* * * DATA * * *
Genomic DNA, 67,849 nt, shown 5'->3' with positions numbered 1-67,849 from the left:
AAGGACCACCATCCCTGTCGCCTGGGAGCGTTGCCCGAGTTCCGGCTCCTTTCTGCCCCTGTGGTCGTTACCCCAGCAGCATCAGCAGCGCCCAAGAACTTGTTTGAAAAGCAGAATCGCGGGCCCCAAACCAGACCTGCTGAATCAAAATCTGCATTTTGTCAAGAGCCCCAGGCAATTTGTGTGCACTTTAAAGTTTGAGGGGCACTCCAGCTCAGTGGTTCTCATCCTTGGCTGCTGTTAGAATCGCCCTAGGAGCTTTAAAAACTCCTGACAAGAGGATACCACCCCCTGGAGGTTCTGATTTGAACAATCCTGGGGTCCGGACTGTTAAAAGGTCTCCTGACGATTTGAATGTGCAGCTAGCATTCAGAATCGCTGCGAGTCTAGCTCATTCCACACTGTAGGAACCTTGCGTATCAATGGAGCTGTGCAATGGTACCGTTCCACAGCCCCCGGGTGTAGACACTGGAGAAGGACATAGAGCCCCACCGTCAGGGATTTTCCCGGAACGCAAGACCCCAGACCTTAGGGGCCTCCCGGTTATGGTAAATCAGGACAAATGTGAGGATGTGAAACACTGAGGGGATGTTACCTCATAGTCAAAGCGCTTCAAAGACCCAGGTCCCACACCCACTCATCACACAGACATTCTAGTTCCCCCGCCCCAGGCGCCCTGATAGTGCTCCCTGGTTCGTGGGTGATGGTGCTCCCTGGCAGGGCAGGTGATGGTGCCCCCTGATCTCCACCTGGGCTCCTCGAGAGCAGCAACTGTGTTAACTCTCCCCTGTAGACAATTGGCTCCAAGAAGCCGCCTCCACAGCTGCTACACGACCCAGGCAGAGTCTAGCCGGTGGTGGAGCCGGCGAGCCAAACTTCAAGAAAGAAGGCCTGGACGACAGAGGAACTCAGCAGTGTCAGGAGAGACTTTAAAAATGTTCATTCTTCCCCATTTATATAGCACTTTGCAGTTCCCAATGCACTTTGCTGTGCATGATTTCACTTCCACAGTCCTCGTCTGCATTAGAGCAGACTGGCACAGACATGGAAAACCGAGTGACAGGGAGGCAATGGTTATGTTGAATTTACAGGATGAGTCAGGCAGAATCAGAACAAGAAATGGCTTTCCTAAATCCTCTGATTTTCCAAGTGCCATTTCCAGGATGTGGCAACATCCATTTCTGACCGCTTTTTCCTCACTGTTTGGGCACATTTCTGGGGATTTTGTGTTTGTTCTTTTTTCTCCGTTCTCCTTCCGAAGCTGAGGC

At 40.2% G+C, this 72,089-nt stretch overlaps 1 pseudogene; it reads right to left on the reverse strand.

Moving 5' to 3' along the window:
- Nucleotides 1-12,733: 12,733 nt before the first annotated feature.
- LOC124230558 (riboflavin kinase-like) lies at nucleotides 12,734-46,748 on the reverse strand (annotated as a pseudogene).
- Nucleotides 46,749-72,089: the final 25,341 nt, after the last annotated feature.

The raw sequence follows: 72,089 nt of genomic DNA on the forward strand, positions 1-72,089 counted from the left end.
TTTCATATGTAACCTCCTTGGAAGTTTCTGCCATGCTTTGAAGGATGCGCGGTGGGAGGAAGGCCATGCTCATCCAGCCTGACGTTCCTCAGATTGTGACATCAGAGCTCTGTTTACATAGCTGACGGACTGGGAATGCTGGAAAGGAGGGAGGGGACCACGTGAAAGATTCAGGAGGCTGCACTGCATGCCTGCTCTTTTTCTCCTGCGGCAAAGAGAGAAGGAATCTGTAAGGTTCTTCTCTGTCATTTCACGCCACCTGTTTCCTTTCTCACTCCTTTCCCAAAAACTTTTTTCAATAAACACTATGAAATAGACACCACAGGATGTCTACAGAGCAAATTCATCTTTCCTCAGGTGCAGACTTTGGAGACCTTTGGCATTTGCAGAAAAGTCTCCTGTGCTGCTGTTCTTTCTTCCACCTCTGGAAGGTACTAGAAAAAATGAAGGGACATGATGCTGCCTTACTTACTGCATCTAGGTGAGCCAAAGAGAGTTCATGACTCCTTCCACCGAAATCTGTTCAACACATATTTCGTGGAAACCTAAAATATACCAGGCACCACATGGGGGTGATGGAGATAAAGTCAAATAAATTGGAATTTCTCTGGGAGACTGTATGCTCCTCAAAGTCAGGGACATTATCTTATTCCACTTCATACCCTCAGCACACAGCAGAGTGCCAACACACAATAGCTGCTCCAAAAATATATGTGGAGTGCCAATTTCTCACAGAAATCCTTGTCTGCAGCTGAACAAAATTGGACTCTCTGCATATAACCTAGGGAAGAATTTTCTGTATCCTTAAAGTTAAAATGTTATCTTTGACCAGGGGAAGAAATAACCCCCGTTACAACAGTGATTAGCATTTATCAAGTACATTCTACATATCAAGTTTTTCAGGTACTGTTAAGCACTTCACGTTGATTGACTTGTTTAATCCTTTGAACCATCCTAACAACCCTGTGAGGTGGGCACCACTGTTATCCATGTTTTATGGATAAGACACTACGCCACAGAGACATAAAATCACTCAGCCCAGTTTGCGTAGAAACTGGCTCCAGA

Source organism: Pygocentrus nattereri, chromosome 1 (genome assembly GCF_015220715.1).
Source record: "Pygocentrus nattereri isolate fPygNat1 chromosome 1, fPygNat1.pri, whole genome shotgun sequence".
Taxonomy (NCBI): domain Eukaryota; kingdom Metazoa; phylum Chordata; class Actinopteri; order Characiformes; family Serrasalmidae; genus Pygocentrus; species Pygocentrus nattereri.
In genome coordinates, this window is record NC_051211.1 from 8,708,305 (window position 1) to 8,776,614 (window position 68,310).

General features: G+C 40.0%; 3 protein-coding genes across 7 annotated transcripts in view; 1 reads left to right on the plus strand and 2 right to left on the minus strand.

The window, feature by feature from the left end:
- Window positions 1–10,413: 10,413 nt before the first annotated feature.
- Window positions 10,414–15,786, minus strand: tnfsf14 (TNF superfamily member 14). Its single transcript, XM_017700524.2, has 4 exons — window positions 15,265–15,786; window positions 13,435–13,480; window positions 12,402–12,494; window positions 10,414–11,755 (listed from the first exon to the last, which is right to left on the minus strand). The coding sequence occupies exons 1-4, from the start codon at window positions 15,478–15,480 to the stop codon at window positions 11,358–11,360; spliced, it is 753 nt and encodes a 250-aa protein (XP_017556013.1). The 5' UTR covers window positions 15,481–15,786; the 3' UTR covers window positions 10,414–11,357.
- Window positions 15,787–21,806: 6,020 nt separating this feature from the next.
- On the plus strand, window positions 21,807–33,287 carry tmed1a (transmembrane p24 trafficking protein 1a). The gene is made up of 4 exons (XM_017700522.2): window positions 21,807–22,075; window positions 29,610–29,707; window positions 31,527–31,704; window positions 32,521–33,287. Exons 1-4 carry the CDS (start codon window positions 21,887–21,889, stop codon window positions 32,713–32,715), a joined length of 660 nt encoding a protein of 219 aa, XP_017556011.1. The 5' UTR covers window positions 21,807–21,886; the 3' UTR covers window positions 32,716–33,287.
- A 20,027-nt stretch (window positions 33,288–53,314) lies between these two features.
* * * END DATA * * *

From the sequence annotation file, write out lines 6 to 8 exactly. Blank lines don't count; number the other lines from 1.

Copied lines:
- LOC124230558 (riboflavin kinase-like) lies at nucleotides 12,734-46,748 on the reverse strand (annotated as a pseudogene).
- Nucleotides 46,749-72,089: the final 25,341 nt, after the last annotated feature.

The raw sequence follows: 72,089 nt of genomic DNA on the forward strand, positions 1-72,089 counted from the left end.